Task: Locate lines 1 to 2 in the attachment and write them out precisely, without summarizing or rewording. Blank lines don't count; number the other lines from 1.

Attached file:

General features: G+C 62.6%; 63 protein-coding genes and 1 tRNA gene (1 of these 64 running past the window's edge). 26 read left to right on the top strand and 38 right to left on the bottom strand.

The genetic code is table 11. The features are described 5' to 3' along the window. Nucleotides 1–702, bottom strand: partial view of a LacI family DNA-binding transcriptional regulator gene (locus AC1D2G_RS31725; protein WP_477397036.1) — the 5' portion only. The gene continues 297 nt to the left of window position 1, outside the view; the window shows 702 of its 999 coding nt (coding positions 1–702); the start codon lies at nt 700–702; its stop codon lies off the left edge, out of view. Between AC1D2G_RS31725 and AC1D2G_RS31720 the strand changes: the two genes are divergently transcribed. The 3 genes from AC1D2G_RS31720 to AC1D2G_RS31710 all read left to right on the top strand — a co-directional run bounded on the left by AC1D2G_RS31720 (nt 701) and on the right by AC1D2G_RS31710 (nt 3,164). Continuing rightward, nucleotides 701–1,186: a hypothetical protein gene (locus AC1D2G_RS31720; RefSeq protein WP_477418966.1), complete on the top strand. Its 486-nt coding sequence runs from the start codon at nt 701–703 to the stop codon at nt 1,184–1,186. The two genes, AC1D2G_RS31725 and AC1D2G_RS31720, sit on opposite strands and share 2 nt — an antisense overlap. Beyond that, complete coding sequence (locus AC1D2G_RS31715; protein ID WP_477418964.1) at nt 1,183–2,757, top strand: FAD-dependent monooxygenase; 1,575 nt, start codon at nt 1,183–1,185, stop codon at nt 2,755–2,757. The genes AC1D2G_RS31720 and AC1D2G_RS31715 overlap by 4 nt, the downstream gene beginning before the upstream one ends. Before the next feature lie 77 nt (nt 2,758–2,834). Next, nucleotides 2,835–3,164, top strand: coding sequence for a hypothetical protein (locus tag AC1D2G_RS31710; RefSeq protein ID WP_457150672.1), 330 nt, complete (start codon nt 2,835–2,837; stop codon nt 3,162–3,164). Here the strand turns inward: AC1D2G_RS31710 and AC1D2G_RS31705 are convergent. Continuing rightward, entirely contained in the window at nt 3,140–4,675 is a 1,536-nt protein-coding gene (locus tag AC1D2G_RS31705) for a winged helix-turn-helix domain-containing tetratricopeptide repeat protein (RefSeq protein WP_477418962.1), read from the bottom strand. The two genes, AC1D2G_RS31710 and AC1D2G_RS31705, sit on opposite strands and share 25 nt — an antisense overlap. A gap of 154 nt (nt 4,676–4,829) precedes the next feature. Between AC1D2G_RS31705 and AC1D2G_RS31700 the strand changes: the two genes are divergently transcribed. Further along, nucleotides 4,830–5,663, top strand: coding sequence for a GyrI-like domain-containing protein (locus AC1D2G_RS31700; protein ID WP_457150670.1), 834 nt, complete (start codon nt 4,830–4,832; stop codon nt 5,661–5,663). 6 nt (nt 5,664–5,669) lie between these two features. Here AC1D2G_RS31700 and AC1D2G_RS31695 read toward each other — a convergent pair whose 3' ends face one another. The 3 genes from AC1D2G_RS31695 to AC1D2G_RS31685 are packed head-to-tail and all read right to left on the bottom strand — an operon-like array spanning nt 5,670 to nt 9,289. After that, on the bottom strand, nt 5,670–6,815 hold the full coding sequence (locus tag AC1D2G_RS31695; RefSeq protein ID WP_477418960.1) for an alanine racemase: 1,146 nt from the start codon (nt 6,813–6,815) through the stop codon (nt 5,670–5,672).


General features: G+C 62.6%; 63 protein-coding genes and 1 tRNA gene (1 of these 64 running past the window's edge). 26 read left to right on the top strand and 38 right to left on the bottom strand.

The genetic code is table 11. The features are described 5' to 3' along the window. Nucleotides 1–702, bottom strand: partial view of a LacI family DNA-binding transcriptional regulator gene (locus AC1D2G_RS31725; protein WP_477397036.1) — the 5' portion only. The gene continues 297 nt to the left of window position 1, outside the view; the window shows 702 of its 999 coding nt (coding positions 1–702); the start codon lies at nt 700–702; its stop codon lies off the left edge, out of view. Between AC1D2G_RS31725 and AC1D2G_RS31720 the strand changes: the two genes are divergently transcribed. The 3 genes from AC1D2G_RS31720 to AC1D2G_RS31710 all read left to right on the top strand — a co-directional run bounded on the left by AC1D2G_RS31720 (nt 701) and on the right by AC1D2G_RS31710 (nt 3,164). Continuing rightward, nucleotides 701–1,186: a hypothetical protein gene (locus AC1D2G_RS31720; RefSeq protein WP_477418966.1), complete on the top strand. Its 486-nt coding sequence runs from the start codon at nt 701–703 to the stop codon at nt 1,184–1,186. The two genes, AC1D2G_RS31725 and AC1D2G_RS31720, sit on opposite strands and share 2 nt — an antisense overlap. Beyond that, complete coding sequence (locus AC1D2G_RS31715; protein ID WP_477418964.1) at nt 1,183–2,757, top strand: FAD-dependent monooxygenase; 1,575 nt, start codon at nt 1,183–1,185, stop codon at nt 2,755–2,757. The genes AC1D2G_RS31720 and AC1D2G_RS31715 overlap by 4 nt, the downstream gene beginning before the upstream one ends. Before the next feature lie 77 nt (nt 2,758–2,834). Next, nucleotides 2,835–3,164, top strand: coding sequence for a hypothetical protein (locus tag AC1D2G_RS31710; RefSeq protein ID WP_457150672.1), 330 nt, complete (start codon nt 2,835–2,837; stop codon nt 3,162–3,164). Here the strand turns inward: AC1D2G_RS31710 and AC1D2G_RS31705 are convergent. Continuing rightward, entirely contained in the window at nt 3,140–4,675 is a 1,536-nt protein-coding gene (locus tag AC1D2G_RS31705) for a winged helix-turn-helix domain-containing tetratricopeptide repeat protein (RefSeq protein WP_477418962.1), read from the bottom strand. The two genes, AC1D2G_RS31710 and AC1D2G_RS31705, sit on opposite strands and share 25 nt — an antisense overlap. A gap of 154 nt (nt 4,676–4,829) precedes the next feature. Between AC1D2G_RS31705 and AC1D2G_RS31700 the strand changes: the two genes are divergently transcribed. Further along, nucleotides 4,830–5,663, top strand: coding sequence for a GyrI-like domain-containing protein (locus AC1D2G_RS31700; protein ID WP_457150670.1), 834 nt, complete (start codon nt 4,830–4,832; stop codon nt 5,661–5,663). 6 nt (nt 5,664–5,669) lie between these two features. Here AC1D2G_RS31700 and AC1D2G_RS31695 read toward each other — a convergent pair whose 3' ends face one another. The 3 genes from AC1D2G_RS31695 to AC1D2G_RS31685 are packed head-to-tail and all read right to left on the bottom strand — an operon-like array spanning nt 5,670 to nt 9,289. After that, on the bottom strand, nt 5,670–6,815 hold the full coding sequence (locus tag AC1D2G_RS31695; RefSeq protein ID WP_477418960.1) for an alanine racemase: 1,146 nt from the start codon (nt 6,813–6,815) through the stop codon (nt 5,670–5,672).